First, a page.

PIB offers funding to its clients, on a one-off or revolving basis, through a variety of Sharia-compliant tools including, Murabaha, Bay' As-Salam, Ijara, Musharaka, Musawamah, Istisna’a, Muzara’a and Mugharasa.

Murabaha offers customers the convenience of acquiring financing for business use and repaying the Bank over a period of time in line with their sources of income. Under a Murabaha transaction, the Bank provides the customer with the finance needed to purchase an asset, either locally or from abroad, for the business. The customer, in coordination with the Bank, negotiates the purchase price of the asset with the seller, then the Bank purchases the asset from the seller and sells it to the customer after adding a pre-agreed upon profit margin.

The Musharaka - or in other words partnership - contracts are identical to the Mudaraba contracts; however, all partners - in this case - provide the capital along with the skills and experience needed for the project. The profits are distributed in accordance to percentage agreed in the contract, while losses are shared in proportion to each partner’s share of capital.

Profit Sharing is a contract concluded between two parties, whereby one party provides capital to the other party who undertakes the management in exchange of a share in the output.

Mudaraba achieves the interest of both parties; namely the capital owner who may not have the time or the experience to turn over and trade the capital and the Mudarib who may not have the adequate capital to put to use his experience.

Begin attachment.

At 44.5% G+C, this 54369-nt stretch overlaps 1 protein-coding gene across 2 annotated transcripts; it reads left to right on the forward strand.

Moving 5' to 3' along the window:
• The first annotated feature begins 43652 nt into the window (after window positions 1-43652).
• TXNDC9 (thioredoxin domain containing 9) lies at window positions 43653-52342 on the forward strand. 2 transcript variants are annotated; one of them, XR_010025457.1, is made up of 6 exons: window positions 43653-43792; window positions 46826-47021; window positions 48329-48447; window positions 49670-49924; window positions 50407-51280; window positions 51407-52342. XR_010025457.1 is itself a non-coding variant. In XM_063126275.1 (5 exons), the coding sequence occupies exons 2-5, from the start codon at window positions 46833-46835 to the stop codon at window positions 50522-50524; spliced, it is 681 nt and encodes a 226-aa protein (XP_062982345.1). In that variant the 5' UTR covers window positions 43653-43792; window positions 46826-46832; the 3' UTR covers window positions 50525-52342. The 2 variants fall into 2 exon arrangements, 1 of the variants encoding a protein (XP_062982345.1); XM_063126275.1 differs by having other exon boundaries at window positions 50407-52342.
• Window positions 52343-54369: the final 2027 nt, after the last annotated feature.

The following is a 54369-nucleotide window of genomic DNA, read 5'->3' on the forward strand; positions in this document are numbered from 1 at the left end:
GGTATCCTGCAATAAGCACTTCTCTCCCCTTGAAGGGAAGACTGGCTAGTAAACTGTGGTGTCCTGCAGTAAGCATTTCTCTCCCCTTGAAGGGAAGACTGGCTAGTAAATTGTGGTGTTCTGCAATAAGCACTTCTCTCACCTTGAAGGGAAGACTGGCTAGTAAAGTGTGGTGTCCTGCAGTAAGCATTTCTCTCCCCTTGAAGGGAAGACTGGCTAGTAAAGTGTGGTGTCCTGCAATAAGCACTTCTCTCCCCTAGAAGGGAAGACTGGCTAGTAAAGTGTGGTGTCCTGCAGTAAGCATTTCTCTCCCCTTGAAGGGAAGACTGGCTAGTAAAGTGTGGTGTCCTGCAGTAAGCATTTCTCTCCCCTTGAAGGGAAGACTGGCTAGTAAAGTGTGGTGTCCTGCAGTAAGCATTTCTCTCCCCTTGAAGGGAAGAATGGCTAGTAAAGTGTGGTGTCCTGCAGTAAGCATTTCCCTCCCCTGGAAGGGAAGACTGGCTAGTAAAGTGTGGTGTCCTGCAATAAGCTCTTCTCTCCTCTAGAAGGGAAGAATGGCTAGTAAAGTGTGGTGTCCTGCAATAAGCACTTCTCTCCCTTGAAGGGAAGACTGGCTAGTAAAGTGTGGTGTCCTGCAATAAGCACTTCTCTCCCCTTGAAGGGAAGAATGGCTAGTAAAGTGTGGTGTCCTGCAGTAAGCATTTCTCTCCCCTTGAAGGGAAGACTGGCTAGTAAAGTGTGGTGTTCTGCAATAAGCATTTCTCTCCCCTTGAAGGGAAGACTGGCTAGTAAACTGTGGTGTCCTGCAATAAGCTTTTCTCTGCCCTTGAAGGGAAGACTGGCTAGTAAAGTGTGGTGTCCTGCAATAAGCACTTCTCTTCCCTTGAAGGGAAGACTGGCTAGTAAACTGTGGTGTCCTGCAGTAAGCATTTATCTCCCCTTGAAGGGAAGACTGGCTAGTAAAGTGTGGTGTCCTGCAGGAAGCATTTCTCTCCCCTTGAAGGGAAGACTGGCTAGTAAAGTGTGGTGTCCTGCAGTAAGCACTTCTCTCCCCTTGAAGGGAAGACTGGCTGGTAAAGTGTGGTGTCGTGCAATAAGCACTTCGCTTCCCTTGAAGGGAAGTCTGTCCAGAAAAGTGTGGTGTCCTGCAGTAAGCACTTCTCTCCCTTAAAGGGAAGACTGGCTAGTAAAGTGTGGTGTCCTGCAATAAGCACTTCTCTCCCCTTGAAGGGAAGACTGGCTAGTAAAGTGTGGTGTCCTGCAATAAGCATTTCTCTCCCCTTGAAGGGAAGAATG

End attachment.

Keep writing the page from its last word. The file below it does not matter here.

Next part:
A form of Islamic financing, in which the Bank purchases an item for a customer, then leases it to them with a profit via a leasing agreement to be concluded between the two parties.

Lease-to-Own (Ijara Muntahia Bittamleek)

One of the forms of Ijara used by Islamic financial institutions is the Lease-to-Own; a form of leasing contract, which includes a promise by the lessor to transfer the ownership in the leased property to the lessee, either at the end of the term of the Ijarah period or by stages throughout the term of the contract.

The sale of a specified commodity that is of a known type, quantity and attributes for a known price paid at the time of signing the contract for its delivery in the future in one or several batches.

Istisna’a refers to a contract concluded for the acquisition of goods by specification, where the price is paid at the time of contract or gradually in accordance with the progress made or upon the completion of a job. This kind of contract is commonly used by an Islamic institution (the Bank) as an agreement with a client to finance its various manufacturing and construction needs. The Bank takes care of paying the contracted developer or builder in full or as specific stages of the work is completed. The client then pays the Bank as per agreed payment plan.

In a Musawamah transaction, the customer requests the Bank to purchase certain assets or commodities from a third party. The price is unknown to the customer, and upon acquiring the commodity, the Bank adds its profit amount and offers to sell it to the customer, who has the right to accept, refuse, or negotiate the price. If accepted, the customer repays the total amount in agreed instalments. Musawamah is usually provided to finance local purchases including vehicles, real estate, home appliances, machinery and equipment.